Excuse #4: Post-Traumatic Stress Disorder (PTSD)
What PTSD looks like
Post-Traumatic Stress Disorder48 is a physiological and psychological condition that results from exposure to a traumatic stressor, such as actual or threatened death or serious injury to oneself or another, along with intense fear, helplessness or horror. (Less threatening events may cause milder post-traumatic symptoms.)
PTSD causes a great deal of distress, sometimes over a long period of time. People suffering from it experience three main types of symptoms:
- Arousal: People with PTSD may be irritable, easily startled and unable to concentrate. They may have insomnia and outbursts of anger, and be constantly on the lookout for danger (hypervigilence).
- Re-experiencing the trauma: People with PTSD may suffer intrusive memories, nightmares, or flashbacks (feeling that one is back in the middle of the traumatic event). They may become aggressive during a flashback, or when startled, and have difficulty controlling their feelings at those times.
- Numbness and avoidance: People with PTSD may not react emotionally the way they used to, and may lose interest in activities and people they care about.
As a result, they may withdraw emotionally, become irritable and aggressive, or use substances to calm themselves down – all of which can lead to relationship problems. Irritability and outbursts of anger are common in PTSD, and some individuals may become physically violent when they are emotionally triggered, startled, or having a flashback. But violent behavior is not common, and there is no evidence that PTSD causes anyone to engage in a pattern of coercive control.
How does looking at gender help us understand what’s going on?
Social norms about gender help to shape the different ways that women and men cope with adult trauma and PTSD – including whether they become violent or not.49 Much of this understanding has come from work with male and female veterans who have PTSD. Observed differences50 between these men and women fit with what our society says are acceptable or normal ways for men and women express their distress.
For female veterans, PTSD typically involves depression, numbing, avoidance, anxiety disorders and suicidal thoughts or actions – not usually violence, though they may have angry outbursts.
Violence has come to be almost expected in male veterans who have PTSD, in much the same way that people expect drinking to make men aggressive. And it is true that male veterans who have PTSD are more likely than those who don’t to:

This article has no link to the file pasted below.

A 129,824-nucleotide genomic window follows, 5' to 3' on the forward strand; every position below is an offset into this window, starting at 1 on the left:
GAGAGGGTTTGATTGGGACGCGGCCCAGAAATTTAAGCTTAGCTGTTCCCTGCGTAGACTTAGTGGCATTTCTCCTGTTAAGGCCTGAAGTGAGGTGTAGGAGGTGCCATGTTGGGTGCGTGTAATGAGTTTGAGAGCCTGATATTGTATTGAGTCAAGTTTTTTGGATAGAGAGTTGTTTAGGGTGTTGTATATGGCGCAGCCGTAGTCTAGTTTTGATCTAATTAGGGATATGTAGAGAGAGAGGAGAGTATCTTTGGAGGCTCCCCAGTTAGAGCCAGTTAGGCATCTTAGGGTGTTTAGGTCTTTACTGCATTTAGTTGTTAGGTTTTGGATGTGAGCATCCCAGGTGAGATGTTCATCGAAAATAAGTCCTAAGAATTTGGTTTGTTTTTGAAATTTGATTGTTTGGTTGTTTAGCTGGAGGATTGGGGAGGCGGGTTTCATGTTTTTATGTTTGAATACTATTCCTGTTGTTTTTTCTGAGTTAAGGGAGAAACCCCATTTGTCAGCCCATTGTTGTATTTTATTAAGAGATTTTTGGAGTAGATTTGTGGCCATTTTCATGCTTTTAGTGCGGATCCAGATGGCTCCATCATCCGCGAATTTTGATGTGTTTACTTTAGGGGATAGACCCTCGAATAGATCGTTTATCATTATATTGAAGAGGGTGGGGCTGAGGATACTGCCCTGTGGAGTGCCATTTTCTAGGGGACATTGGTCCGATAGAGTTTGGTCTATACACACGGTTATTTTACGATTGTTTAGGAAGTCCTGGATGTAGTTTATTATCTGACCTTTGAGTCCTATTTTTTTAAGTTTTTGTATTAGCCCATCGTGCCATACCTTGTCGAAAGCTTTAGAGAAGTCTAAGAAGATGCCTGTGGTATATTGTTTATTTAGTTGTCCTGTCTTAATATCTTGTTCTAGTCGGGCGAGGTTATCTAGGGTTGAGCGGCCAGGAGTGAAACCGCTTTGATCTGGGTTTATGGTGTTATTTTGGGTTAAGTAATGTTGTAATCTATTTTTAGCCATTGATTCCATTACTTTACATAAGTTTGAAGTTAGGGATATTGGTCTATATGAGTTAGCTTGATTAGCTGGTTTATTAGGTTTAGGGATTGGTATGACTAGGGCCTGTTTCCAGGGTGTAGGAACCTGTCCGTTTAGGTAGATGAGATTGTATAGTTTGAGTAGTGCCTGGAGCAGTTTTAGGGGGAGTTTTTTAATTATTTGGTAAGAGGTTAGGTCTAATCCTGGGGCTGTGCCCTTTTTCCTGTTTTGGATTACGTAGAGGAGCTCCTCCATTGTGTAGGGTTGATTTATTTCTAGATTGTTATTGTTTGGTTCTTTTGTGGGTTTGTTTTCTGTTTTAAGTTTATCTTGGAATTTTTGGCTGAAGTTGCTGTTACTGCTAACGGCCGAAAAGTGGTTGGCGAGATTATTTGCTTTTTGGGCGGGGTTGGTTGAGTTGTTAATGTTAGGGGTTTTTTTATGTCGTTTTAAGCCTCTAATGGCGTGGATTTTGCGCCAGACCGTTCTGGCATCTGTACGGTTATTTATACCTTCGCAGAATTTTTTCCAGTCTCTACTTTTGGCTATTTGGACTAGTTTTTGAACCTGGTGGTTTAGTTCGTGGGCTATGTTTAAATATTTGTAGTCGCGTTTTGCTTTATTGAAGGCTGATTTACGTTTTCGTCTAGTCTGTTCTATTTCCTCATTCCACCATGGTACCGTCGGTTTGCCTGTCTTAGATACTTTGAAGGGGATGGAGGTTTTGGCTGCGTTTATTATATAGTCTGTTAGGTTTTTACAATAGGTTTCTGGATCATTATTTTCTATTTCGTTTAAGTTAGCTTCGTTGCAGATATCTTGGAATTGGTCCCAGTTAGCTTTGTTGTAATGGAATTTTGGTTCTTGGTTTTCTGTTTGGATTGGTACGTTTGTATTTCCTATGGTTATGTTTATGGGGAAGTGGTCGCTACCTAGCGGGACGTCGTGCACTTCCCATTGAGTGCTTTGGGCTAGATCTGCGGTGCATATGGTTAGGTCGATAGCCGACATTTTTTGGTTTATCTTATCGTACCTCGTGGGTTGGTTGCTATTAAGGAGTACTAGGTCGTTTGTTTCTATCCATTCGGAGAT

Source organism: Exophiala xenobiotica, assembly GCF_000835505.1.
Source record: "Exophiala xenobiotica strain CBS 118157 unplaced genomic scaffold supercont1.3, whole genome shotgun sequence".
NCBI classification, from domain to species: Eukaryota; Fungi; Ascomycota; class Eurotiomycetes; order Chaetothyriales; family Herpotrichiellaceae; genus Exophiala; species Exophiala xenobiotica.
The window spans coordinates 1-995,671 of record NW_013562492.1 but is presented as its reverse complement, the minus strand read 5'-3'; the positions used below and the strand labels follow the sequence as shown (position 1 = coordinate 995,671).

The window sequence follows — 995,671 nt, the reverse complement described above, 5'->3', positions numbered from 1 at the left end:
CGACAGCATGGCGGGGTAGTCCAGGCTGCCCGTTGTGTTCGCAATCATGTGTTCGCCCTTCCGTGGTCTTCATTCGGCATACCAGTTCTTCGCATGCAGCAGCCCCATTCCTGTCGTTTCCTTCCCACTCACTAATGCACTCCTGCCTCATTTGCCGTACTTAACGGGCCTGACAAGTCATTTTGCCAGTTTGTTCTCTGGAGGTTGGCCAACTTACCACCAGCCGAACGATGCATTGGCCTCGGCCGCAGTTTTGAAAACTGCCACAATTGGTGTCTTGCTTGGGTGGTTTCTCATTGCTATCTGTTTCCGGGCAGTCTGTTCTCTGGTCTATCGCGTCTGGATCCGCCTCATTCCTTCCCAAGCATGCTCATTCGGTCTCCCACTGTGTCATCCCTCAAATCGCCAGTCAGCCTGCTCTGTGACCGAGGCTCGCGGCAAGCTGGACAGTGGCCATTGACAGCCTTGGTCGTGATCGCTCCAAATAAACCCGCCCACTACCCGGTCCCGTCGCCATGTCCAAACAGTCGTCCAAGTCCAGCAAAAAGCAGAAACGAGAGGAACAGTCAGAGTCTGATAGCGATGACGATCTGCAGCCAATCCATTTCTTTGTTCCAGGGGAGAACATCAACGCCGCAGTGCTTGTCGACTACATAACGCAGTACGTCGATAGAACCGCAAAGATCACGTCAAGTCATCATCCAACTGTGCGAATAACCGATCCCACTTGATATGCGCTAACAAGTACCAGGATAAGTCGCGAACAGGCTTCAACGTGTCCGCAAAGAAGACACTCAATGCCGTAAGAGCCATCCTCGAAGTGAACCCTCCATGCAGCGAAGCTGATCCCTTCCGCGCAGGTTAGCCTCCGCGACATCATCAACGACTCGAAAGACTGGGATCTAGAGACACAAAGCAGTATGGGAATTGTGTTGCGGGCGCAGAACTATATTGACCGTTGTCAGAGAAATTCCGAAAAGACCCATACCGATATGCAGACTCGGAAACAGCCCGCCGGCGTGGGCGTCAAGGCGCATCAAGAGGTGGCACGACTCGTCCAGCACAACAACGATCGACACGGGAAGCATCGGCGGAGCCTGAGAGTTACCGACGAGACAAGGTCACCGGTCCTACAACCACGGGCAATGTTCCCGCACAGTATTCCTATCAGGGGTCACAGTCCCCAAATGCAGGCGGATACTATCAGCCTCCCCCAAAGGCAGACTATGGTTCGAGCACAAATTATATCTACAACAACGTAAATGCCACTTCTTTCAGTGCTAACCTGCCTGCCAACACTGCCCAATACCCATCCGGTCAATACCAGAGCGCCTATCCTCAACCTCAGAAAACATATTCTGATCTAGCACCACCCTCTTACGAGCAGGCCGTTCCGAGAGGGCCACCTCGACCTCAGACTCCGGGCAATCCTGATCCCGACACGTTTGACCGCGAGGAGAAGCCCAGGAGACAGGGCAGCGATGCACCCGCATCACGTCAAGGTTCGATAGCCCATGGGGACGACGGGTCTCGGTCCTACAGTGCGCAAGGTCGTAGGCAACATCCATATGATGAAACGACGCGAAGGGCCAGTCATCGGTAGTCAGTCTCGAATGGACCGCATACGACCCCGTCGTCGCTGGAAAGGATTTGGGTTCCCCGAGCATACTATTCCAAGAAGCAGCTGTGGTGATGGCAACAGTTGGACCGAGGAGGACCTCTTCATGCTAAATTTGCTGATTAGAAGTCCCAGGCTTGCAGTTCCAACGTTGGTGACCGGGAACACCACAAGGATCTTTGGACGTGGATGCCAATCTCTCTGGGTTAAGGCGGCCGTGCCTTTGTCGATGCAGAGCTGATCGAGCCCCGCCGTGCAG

- Be irritable, impulsive and hostile.
- Use substances.
- Commit incidents of physical violence.
- To be involved with the legal system.51
However, when a male veteran becomes violent toward his partner, we should not attribute it to his PTSD without careful assessment.
Implications for Intervention
Treatment for PTSD will not make any difference if the individual is using it as an excuse for assaulting and controlling his/her partner. It is important to ask about how the person acts when he/she is not being triggered, and whether there is a pattern of coercive control or not.
Someone who already abuses their partner can also develop PTSD from a traumatic event. This does not mean the PTSD excuses the domestic abuse. Exploring an individual abuser’s learning history (role models, reinforcement history, etc.) in detail may help stop him/her from using it as an excuse for abusive behavior.
Partners of traumatized people often empathize with their experience and want to help them. At the same time, if they believe that violence is normal for men who have PTSD, they may rationalize or excuse coercive control. This puts them at increased risk. Safety planning is needed, regardless of whether the violence is truly related to PTSD or not.52 If it is, then treatment for PTSD should help and should be explored.
Questions to ask yourself if your partner has PTSD
- Which came first – his violence or his trauma?
- What was he like before he was traumatized?
- Does she try to control you in many non-physically-violent ways, yet still claim her abusiveness results from PTSD?
- What is he like when his PTSD is not being triggered? Is he still cruel and controlling? Does he still feel he has the right to be the boss?
- Is he also violent toward non-family members? (His violence may look “domestic” when that’s only one part of it.)
If you answered “yes” to many of these questions…
- Seeing your partner’s behavior accurately could help you stop thinking he/she is abusive only because of PTSD.
- You may want to talk over your situation with an advocate at a local domestic violence program, or with your counselor, if you have one.
- Do not assume that PTSD treatment will make your partner treat you better. It may be necessary, but if your partner feels entitled to control you, it won’t be enough to end the violence.
- If you want to know more about the relationship between domestic abuse and PTSD, scroll up to read this section.
- American Psychiatric Association (2005). DSM-IV-TR. Washington, DC: American Psychiatric Association, p 468.
- See Wolfe, J. (1993). Female military veterans and traumatic stress, PTSD Research Quarterly, 4 (1), National Center for Post-Traumatic Stress Disorder.
- Veterans are far from the only people who experience PTSD, but they are the focus of a good deal of current research.
- Price, J.L. & Stevens, S.P. (2010). Partners of Veterans with PTSD: Research Findings, Veterans Administration.
- Sherman, M.D., Sautter, F., Jackson, M.H., Lyons, J.A. & Han, X. (2006). Domestic violence in veterans with posttraumatic stress disorder who seek couples therapy, Journal of Marital and Family Therapy, 32(4): 479–490.